The Pie Queen, owned by Western Kentucky University alum Brie Golliher, bakes pies and cookies for Bowling Green and beyond.
While at WKU Golliher studied photojournalism and her husband studied graphic design. They both worked in the corporate world after graduating in 2006 and 2007. Then after starting a family in the early 2010s they wanted careers that were more flexible and enjoyable.
Together the two bought Boyce General Store so Golliher could pursue baking. It was built in 1869 and had been serving sandwiches since the 80s.
“We kind of got grandfathered into serving breakfast burgers and having to be a full on restaurant, Golliher said. “We had a fish fry, we started doing concerts, and it just kind of exploded into this crazy restaurant phenomenon that we weren’t expecting.”
Golliher got really wrapped up in the store and it wasn’t until covid hit that she took a step back.
“We just worked really, really hard and I missed a lot of my kids’ younger years,” Golliher said. “And so in 2020 when everything had to be refocused completely, and you had to decide what you're going to do with your life and what was making your life fuller. Because you're in the middle of a pandemic and nothing makes you think more about your life and where you are than that. We decided to refocus.”
The shift was back to just baking, and not restaurant owning. That October of 2020 she retired to just being a baker and purchased her Pie Wagon.
Golliher said the impact of stepping back into a career she loved and being able to spend more time with her family helped her mental health. “It has created a much better work environment, I think partially because baking is my therapy,” Golliher said. “It's very life-giving and I love to bake. If I had it my way I would just bake for everybody all day and just give it to them, I would never charge. That would be the dream that I could just drive the wagon up and just say hi to everybody. That is because I don't make it for the money. I make it for the joy of baking and the joy of feeding other people.”
To help own and operate the Boyce General Store, Golliher started sharing the space with The Cake Store. They make custom cakes, run the store front, and have kitchen space.
Golliher recognizes that it’s been a hurdle but she’s found a happy medium between family and work, she’s found a place where she’s happy with The Pie Queen business. Some of the ways she’s gotten to where she is now, she learned at WKU.
“I would say that being a photojournalist trained me to be a mom with late hours and long hours,” Golliher said. “And it definitely trained me to have a business in that you get what you put into it. Same with your degree, the same with anything. Things will succeed when you're working hard at it. And just always showing up whether you want to or not, I feel like that is the biggest hurdle for anybody in a small business world, if you have too many hard days in a row you give up. And I think that you can't give up. It's persistence.”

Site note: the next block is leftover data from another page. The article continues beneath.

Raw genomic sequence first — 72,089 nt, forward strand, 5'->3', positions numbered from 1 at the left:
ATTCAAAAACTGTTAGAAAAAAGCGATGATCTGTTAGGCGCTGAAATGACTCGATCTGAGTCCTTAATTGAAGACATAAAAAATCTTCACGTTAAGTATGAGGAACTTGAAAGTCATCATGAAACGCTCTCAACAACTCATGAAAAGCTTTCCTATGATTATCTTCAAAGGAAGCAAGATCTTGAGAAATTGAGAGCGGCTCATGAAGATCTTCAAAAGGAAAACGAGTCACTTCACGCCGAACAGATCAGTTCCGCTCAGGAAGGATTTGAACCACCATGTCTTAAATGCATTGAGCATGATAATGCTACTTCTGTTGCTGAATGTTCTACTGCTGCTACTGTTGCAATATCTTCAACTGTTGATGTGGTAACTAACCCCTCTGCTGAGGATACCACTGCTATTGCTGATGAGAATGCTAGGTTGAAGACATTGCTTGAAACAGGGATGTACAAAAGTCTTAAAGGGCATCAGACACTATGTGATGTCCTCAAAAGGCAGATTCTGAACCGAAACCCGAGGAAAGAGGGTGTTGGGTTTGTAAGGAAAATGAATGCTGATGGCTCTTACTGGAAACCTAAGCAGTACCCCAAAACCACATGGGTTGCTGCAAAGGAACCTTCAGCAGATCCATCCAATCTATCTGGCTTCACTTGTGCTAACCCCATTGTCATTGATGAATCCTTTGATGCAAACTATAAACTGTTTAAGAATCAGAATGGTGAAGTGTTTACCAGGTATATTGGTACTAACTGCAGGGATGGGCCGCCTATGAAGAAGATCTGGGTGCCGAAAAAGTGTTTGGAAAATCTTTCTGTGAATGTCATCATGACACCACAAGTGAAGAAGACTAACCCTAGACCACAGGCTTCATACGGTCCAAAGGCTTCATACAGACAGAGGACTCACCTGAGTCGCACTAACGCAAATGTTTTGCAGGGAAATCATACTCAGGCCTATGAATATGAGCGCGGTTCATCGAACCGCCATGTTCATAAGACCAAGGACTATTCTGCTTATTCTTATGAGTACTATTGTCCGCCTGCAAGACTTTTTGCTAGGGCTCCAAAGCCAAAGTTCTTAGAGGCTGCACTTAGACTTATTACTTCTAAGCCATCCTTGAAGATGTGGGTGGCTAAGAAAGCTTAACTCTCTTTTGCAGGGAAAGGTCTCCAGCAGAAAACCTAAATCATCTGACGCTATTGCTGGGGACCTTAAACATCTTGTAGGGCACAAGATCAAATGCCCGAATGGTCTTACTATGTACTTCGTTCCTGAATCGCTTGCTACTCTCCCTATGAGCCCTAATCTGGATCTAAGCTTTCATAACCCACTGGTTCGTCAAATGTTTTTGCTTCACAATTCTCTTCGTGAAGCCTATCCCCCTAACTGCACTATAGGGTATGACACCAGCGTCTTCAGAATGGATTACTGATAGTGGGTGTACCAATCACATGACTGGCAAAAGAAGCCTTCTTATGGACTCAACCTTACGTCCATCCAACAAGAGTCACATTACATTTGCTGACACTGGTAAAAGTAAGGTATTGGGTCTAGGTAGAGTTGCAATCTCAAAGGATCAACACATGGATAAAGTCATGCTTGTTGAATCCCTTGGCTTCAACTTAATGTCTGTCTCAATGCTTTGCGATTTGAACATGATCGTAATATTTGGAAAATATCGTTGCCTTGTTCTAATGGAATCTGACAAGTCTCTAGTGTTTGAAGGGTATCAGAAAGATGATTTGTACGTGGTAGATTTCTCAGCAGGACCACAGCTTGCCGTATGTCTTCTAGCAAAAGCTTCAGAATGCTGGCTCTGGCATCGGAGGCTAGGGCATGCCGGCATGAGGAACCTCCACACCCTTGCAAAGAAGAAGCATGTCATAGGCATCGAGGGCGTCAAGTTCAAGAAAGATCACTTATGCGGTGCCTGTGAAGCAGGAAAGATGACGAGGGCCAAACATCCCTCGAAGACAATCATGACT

Golliher said this is one of the most important things to remember when starting a business. Part of how she stays connected to the community, aside from serving sweets, is through being a resource to other business owners.
“It's about continually showing up and doing it every day,” Golliher said. “I think a lot of people get discouraged. I try to be able to be available for anybody that wants to talk as far as opening a business and that kind of stuff and I think that a lot of times, they get really hung up on where I am compared to where they are. And they've just started. And I've put in 10 years. It's really the same as if you're starting as a freshman and you're looking at what people are producing their senior year, you're like you, they've already put in the work for it.”
Another way Golliher stays connected to the community, including WKU, is through the Pie Wagon. “Especially in the last year when Western started doing all the Local Restaurant Row stuff. And so many pies and cookies are in both the Pitstop and the P.O.D. store.”
According to the Local Restaurant Row tab on the WKU Restaurant Group website, “ Local restaurants are the cornerstone of our communities and we have worked over the past year to partner with restaurants and food trucks to bring you authentic, local flavors. This will bring our community to campus and offer a new, exciting way for students, faculty and staff to eat on the Hill!”
WKU sophomore Alex Grundy from Greenville KY bought a pie on Wednesday, September 7, and said part of what drew her to the wagon was the design. “I’ve been wanting to try one and I just ate at DSU and was wanting something sweet, so that’s why I got a pie,” Grundy said. “It looks really good, I’m excited to try it.”